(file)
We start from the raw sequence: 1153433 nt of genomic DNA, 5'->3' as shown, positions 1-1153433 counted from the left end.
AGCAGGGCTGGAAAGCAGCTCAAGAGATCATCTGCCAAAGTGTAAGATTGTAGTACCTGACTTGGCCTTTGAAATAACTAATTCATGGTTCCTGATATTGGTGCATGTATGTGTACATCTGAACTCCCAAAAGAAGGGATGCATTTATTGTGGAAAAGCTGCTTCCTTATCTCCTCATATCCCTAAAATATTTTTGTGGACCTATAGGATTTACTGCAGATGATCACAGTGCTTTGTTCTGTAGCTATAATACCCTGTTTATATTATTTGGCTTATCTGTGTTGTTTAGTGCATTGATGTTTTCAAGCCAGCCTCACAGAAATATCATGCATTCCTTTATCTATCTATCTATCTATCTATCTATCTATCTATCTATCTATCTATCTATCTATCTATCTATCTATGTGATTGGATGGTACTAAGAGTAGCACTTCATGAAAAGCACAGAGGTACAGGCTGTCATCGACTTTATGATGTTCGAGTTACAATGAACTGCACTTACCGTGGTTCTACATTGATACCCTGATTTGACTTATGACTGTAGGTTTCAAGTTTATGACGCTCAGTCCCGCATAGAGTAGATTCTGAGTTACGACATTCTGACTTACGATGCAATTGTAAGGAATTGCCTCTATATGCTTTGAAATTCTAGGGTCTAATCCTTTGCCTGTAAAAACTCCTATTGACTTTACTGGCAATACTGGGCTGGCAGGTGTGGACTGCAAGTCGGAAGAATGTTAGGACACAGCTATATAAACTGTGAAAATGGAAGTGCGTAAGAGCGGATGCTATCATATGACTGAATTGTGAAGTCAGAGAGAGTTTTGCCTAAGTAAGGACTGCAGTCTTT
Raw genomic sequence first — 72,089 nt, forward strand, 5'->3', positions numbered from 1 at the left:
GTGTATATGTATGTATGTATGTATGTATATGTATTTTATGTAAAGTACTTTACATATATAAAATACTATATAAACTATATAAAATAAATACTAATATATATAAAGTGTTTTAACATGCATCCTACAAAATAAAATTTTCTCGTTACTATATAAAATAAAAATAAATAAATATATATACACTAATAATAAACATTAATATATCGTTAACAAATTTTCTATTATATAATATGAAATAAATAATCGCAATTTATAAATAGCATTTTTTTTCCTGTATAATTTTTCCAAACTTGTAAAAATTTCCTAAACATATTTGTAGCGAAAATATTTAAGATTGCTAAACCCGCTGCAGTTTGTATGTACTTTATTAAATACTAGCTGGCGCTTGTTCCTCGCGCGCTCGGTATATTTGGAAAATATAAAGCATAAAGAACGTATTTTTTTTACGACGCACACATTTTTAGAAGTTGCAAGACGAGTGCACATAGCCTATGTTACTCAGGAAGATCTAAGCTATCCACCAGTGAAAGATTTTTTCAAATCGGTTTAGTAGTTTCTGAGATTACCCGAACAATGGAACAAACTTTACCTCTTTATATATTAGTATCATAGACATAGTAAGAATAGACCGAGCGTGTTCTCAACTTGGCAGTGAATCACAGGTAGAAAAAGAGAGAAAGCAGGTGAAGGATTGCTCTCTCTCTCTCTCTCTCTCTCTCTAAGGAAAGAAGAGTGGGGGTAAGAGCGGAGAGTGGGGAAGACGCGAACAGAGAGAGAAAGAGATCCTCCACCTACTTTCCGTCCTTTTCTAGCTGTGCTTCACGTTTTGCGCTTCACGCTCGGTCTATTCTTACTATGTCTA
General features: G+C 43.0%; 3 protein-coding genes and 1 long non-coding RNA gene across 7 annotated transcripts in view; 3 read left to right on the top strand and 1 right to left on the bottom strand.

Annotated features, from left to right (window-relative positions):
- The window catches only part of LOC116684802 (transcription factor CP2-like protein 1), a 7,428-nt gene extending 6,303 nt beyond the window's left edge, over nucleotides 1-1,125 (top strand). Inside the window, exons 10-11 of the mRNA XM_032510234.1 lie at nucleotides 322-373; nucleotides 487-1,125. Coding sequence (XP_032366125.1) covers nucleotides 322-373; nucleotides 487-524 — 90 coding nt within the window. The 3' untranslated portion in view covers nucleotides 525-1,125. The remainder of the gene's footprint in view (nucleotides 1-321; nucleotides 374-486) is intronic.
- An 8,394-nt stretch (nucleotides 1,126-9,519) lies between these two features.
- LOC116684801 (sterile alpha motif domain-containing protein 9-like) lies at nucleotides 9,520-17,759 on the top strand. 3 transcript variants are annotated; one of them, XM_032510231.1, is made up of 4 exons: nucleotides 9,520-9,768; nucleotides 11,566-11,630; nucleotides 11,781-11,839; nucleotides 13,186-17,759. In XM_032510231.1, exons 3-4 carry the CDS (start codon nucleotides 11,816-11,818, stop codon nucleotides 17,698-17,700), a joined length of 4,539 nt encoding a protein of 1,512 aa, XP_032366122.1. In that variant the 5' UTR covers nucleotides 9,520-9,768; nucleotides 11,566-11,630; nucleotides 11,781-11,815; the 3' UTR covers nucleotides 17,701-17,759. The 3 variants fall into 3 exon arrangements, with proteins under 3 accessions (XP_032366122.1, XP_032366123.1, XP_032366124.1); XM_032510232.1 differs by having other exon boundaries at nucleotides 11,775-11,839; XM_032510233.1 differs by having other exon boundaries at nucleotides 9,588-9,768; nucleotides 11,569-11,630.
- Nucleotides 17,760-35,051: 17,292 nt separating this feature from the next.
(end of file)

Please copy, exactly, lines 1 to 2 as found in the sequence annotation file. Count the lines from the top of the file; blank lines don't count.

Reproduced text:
We start from the raw sequence: 1153433 nt of genomic DNA, 5'->3' as shown, positions 1-1153433 counted from the left end.
AGCAGGGCTGGAAAGCAGCTCAAGAGATCATCTGCCAAAGTGTAAGATTGTAGTACCTGACTTGGCCTTTGAAATAACTAATTCATGGTTCCTGATATTGGTGCATGTATGTGTACATCTGAACTCCCAAAAGAAGGGATGCATTTATTGTGGAAAAGCTGCTTCCTTATCTCCTCATATCCCTAAAATATTTTTGTGGACCTATAGGATTTACTGCAGATGATCACAGTGCTTTGTTCTGTAGCTATAATACCCTGTTTATATTATTTGGCTTATCTGTGTTGTTTAGTGCATTGATGTTTTCAAGCCAGCCTCACAGAAATATCATGCATTCCTTTATCTATCTATCTATCTATCTATCTATCTATCTATCTATCTATCTATCTATCTATCTATCTATCTATGTGATTGGATGGTACTAAGAGTAGCACTTCATGAAAAGCACAGAGGTACAGGCTGTCATCGACTTTATGATGTTCGAGTTACAATGAACTGCACTTACCGTGGTTCTACATTGATACCCTGATTTGACTTATGACTGTAGGTTTCAAGTTTATGACGCTCAGTCCCGCATAGAGTAGATTCTGAGTTACGACATTCTGACTTACGATGCAATTGTAAGGAATTGCCTCTATATGCTTTGAAATTCTAGGGTCTAATCCTTTGCCTGTAAAAACTCCTATTGACTTTACTGGCAATACTGGGCTGGCAGGTGTGGACTGCAAGTCGGAAGAATGTTAGGACACAGCTATATAAACTGTGAAAATGGAAGTGCGTAAGAGCGGATGCTATCATATGACTGAATTGTGAAGTCAGAGAGAGTTTTGCCTAAGTAAGGACTGCAGTCTTT